NCI: How to bet on Uranium & Nuclear Renaissance

Ram Ahluwalia & Paul Mann

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Episode Description

Join Ram Ahluwalia, host and CIO at Lumida Wealth, in this insightful episode of Non Consensus Investing. We're joined by Paul Mann, Chairman and CEO of ASP Isotopes, who discusses the revolutionary impact of isotopes on semiconductors, healthcare, and nuclear energy industries. Throughout the conversation, Paul delves into the specifics of key isotopes like Silicon 28, Carbon 14, and Ytterbium, and the unique enrichment technologies that ASP Isotopes employs. This episode uncovers the geopolitical and technological landscapes influencing isotope supply and demand, and the strategies ASP Isotopes is using to meet these demands, including their innovative enrichment processes and global partnerships. Learn how this fast-growing microcap company is poised to capitalize on emerging trends and supply chain dynamics, and what it means for investors.

Episode Transcript

NCI: How to bet on Uranium & Nuclear Renaissance w/ Paul Mann, CEO of ASP Isotopes (Nasdaq: $ASPI)

Ram: [00:00:00] Welcome to Non Consensus Investing. I'm Ram Ahluwalia, your host and CIO at Lumida Wealth, where we specialize in the craft of alternative investments. At Lumida, we help guide clients through the intricacies of managing substantial wealth so they don't have to shoulder the burden alone. Through this podcast, we draw back the curtain to reveal the strategies employed by the best in the business for their high net worth clients so that you too can invest beyond the ordinary.

Welcome to our next edition of Lumida Non Consensus Investing. I'm pleased to be joined by Paul Mann, the Chairman and CEO of ASP. Isotopes, there are quite a few different trends and forces in the world. You've got the rise of semiconductors, the Renaissance for nuclear energy. You've got geopolitics, you've got lasers as well.

And all of these forces come in one unique story, which is this rapidly growing micro cap [00:01:00] called ASP isotopes. Paul has had a career. In the biotech category he was at at Highbridged as well before and SRO. So Paul, thank you for joining us. 

Paul: Thank you for inviting me to speak with you. So as you said, it's an interesting time for the industry.

Ram: And I should also know that there may be forward looking comments here. Check out the website for disclaimers. You can check out ASP Isotopes for that. Any other disclaimers you want to convey, Paul? 

Paul: Yeah, no, we're not a listed company, so just review our disclaimers, which are published in our 10 K and 10 Qs and all the other filings we have with the SEC.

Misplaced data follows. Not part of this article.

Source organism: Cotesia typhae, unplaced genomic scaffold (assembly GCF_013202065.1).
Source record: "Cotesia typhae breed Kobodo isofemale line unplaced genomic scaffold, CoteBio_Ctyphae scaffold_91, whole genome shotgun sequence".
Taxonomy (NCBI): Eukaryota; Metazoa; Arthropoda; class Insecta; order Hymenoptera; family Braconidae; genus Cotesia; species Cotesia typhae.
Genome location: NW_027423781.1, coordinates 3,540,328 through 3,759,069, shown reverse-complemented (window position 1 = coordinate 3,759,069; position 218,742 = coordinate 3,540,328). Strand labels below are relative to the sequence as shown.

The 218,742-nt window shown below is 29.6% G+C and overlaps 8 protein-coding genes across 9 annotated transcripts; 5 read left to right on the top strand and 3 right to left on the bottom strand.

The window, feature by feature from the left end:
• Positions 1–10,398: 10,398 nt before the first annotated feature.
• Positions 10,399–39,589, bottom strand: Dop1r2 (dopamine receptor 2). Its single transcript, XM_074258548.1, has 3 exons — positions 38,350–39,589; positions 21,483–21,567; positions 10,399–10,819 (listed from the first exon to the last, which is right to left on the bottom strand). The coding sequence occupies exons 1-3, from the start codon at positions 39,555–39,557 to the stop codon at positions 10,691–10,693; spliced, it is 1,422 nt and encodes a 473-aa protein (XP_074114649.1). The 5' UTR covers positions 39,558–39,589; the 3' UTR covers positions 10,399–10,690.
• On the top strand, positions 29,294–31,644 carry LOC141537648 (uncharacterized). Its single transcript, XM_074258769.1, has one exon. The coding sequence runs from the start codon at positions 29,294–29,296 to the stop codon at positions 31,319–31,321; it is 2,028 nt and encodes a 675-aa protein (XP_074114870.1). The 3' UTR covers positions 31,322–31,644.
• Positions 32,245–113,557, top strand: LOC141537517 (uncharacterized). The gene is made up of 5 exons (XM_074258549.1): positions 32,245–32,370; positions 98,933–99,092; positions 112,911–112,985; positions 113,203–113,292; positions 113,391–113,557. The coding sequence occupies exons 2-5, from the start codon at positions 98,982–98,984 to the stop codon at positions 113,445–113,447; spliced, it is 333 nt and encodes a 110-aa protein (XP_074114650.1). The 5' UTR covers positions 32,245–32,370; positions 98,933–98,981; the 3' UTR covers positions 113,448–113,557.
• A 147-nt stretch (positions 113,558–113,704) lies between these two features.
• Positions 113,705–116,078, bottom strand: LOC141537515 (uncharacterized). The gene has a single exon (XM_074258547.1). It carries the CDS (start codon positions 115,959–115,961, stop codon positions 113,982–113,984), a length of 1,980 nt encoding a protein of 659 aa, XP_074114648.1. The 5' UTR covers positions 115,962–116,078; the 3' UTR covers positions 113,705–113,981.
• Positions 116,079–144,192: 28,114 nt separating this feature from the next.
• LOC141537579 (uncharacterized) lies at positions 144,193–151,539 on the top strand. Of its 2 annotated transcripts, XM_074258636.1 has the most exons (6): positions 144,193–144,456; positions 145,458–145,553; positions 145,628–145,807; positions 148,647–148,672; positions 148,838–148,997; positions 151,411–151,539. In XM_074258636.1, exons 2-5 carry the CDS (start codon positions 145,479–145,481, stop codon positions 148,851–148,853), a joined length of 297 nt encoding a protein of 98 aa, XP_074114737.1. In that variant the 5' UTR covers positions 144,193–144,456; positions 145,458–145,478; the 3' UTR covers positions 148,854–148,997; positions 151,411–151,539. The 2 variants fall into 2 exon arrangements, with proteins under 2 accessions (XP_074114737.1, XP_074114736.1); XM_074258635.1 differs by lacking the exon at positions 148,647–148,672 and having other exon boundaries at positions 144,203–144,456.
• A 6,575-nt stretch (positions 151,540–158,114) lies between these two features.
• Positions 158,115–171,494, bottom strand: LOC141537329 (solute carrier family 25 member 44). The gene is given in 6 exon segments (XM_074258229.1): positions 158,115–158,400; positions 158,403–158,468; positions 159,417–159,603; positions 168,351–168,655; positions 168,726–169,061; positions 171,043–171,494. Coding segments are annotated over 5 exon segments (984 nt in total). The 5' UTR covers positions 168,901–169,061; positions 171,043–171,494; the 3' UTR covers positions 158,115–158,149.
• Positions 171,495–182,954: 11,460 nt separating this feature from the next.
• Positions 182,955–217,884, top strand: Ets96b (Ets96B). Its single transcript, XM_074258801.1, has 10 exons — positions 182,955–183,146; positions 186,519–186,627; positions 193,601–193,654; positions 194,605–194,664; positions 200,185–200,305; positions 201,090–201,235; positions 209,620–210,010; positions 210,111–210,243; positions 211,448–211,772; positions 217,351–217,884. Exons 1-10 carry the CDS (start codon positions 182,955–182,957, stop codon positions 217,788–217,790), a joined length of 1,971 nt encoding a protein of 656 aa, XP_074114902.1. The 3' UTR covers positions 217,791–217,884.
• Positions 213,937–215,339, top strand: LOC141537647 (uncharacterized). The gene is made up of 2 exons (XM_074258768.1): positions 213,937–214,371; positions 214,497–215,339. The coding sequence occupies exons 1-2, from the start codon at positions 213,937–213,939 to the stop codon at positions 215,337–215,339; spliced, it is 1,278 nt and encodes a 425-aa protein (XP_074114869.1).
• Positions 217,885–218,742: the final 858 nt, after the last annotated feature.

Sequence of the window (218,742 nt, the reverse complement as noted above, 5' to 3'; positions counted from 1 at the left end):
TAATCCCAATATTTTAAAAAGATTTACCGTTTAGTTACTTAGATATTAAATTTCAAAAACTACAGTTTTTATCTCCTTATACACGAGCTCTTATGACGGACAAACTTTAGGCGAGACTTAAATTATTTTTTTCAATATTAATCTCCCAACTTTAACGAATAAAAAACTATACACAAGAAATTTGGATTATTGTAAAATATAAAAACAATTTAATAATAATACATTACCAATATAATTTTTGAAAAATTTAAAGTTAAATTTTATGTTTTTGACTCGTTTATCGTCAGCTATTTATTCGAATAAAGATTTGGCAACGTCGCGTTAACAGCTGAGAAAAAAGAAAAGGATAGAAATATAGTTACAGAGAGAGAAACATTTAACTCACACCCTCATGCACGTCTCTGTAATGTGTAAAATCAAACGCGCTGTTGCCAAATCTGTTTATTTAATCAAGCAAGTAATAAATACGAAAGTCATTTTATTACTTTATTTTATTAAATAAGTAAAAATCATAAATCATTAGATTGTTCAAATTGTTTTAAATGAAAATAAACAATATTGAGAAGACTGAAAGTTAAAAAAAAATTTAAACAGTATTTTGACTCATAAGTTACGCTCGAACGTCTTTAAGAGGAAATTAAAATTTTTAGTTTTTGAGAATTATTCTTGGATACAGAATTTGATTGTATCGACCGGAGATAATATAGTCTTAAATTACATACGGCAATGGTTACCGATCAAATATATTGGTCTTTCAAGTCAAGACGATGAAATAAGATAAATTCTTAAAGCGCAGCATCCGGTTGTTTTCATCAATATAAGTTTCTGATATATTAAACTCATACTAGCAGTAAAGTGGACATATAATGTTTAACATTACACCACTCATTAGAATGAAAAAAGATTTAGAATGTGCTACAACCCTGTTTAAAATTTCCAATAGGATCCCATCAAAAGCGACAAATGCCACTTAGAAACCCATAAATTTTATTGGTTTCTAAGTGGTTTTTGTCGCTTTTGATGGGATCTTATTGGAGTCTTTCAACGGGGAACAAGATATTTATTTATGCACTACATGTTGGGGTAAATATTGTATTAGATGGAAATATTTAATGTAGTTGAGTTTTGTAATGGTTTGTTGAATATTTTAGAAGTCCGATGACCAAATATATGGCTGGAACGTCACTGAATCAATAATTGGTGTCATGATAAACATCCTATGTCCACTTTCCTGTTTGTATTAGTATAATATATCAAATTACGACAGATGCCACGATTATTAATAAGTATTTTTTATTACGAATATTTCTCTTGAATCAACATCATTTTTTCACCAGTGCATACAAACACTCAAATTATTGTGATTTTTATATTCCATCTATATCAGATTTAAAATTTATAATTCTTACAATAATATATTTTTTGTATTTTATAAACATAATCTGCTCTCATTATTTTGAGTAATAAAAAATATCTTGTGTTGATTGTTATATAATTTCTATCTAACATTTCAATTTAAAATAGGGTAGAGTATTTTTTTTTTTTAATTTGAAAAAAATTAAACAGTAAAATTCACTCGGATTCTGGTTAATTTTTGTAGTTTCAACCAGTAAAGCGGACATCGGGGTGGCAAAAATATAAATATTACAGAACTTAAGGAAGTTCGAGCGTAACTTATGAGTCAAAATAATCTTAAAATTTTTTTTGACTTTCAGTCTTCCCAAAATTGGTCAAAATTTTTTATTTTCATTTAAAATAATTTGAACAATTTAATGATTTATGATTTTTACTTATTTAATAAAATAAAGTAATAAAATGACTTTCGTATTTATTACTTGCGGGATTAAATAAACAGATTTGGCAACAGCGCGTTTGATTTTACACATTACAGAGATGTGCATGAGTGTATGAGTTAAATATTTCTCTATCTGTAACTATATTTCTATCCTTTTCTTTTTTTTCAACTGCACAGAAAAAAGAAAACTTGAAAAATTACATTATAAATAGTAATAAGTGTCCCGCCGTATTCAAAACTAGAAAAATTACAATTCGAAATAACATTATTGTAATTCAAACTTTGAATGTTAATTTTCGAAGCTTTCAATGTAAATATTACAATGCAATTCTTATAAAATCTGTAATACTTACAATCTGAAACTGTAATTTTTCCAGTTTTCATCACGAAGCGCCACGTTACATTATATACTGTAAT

So yeah, thank you. 

Ram: Terrific. Let's start with the big secular trends. We've got semiconductors and uranium. So on the semiconductor side, you look at the share price of Nvidia or the ETF for semiconductors are all on a tear and the world needs GPU compute yesterday. So help me understand, what is Silicon 28?

And I know that you play a special role in developing this [00:02:00] isotope and we'll unpack what isotopes are, later, but what application might Silicon 28 have for the semiconductor industry and why are firms reaching out to you to learn more about it? 

Paul: Yeah so silicon has three isotopes, one with a mass of 28, another with a mass of 29, and another with a mass of 30.

And, when you look at a semiconductor, you wouldn't, you can't obviously see the isotopes, all is silicon laid down, that's all the conductivity for the semiconductor. But the 29 isotope doesn't conduct, it actually is a negative conductor. So you think about 28 facing this way, 29 facing that way, the current's flowing this way, 29 blocks, the current flowing. If we can remove that 29 isotope, And enrich it, really highly enriched in the 28 995 percent enriched in the 28 isotope. The conductivity goes up thousands of fold, and your heat transfer capability [00:03:00] increases multiple folds as well. And there's a lot of good data emerging, showing that. We recognized very early that in order to enable quantum computing, one is going to require a highly enriched silicon 28, so we initially started thinking silicon 28 would be useful for quantum computing and but obviously, as you mentioned earlier, there's a huge demand for high processing capabilities in these data centers and these new microchips and semiconductors and there's a belief that if people use silicon 28, highly enriched silicon 28, then the performance of the semiconductor will increase thousands of fold.